Thursday, May 13, 2010

You Never Really Know...

Hi everyone. Here in Japan the weather is getting warmer and nicer, and I couldn't be happier. For a few weeks there, we had horrible weather. It was rainy and cold for much longer than usual, and it put a real damper on the cherry blossom season this year. Last week what Golden Week, a series of national holidays where it seems like everyone in Japan makes a great exodus at the same time. I usually choose to stay home during this time, and this year was no exception.

I have started my next coaching class, and despite feeling a bit hesitant prior to the class starting, after our first class I felt motivated and ready to continue my studies. This class is much smaller than my intro class, with only 6 students. We will be full-on coaching during our classes with volunteer clients and receive evaluations afterwards. These observations are stressing me out a bit, because being watched and evaluated always makes me nervous. However I'm sure I'm not the only one.

Today's entry is something I've been pondering in my head for a while. I wasn't quite sure of the focus of the story or how it would be of benefit to those of you who are reading. But the two experiences I will talk about greatly helped me to be more understanding and compassionate with others. Because you never really know what's going on behind the scenes with another person, and their obnoxiousness / defensiveness / attitude could have very different origins from what you might assume in your daily interactions. Being more "neutral", for lack of a better term, will decrease your stress and irritability, and allow you to conserve your mental energy for other tasks.

These two stories in particular involve individuals who were not abrasive or offensive, but from these interactions I was able to alter my reactions or assumptions with other, more stressful situations, and it has really helped.

A lot of you know that I teach ESL part-time. This involves interacting with dozens of different people every day. A lot of these people can really try my patience, especially when I'm having a bad bout of insomnia. One particular student started coming in for lessons about two months ago. He seemed very upbeat and motivated about his studies, which is a rare treat in the Japanese ESL industry. However, the first time we worked together, he plopped himself down across from my next and matter-of-factly said,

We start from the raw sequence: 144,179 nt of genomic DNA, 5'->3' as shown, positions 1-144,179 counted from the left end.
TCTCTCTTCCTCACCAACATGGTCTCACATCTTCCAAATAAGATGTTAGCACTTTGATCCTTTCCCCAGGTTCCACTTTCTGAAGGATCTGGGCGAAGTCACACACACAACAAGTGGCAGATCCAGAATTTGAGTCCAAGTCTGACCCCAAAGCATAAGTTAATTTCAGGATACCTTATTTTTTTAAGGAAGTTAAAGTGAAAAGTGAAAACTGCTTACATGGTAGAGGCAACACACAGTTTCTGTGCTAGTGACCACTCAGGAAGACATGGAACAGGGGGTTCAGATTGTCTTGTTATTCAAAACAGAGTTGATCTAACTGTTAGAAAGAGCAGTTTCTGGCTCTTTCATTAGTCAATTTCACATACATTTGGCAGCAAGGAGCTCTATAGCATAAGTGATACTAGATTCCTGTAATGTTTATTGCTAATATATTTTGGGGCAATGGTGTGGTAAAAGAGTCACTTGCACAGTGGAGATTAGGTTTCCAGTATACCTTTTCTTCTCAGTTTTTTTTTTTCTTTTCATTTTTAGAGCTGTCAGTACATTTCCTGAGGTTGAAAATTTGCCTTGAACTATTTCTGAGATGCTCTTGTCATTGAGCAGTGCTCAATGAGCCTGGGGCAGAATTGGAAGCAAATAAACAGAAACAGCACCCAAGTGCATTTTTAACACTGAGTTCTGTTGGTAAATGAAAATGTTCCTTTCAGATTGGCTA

"My wife just died, so I'm here to learn English."

I was having a particularly good day that day, and this confession out of the blue floored me and really bummed me out. (I have since learned to protect myself from being too affected by these random confessions. Happens more than you would think.)I was speechless for about 5 seconds but expressed my condolences and went on with the lesson.

He has come in several times since then, and always is in a very good mood and studies hard. He has since told me that he is planning a trip around the world (in only 10 days) in August, something he promised his late wife he would do. Whenever he comes in I always find myself observing him, thinking, "How does he really feel? What goes on with him when no one else can see? Why isn't he taking time off to grieve?" Seeing him continue on with his life has given me a lot of strength and reaffirmed that, no matter what, we all have to keep looking forward. No matter what, a smiling face and upbeat attitude does not mean the person's life is all roses, so no need to feel envious about another's perceived happiness.

The second also involves a student of mine, a young woman. I have never seen this woman not smiling. Ever. She is always very cheerful, friendly, and laughs it off when she makes mistakes. Of course, she makes so many mistakes that the anal part of me has sometimes gotten irritated, thinking she wasn't taking her studies seriously and was wasting my time. Until one day a couple of weeks ago when I asked,

"You are always smiling. You look so happy all the time. What's your secret?"

She told me that, when she was young, she almost drowned in the bathtub. Her mother saved her. She didn't give me anymore details than that, but she said in Japanese, "After that, I decided that simply being alive was reason enough to be happy."

To make such a profound realization at such a young age really moved me. I complimented her on her strength and courage and continued on with the lesson. In this case, her reason for being happy was triggered by a very traumatic event at a very young age, which shaped her way of thinking for the rest of her life. And here I was, being irritated because I thought she wasn't being serious enough.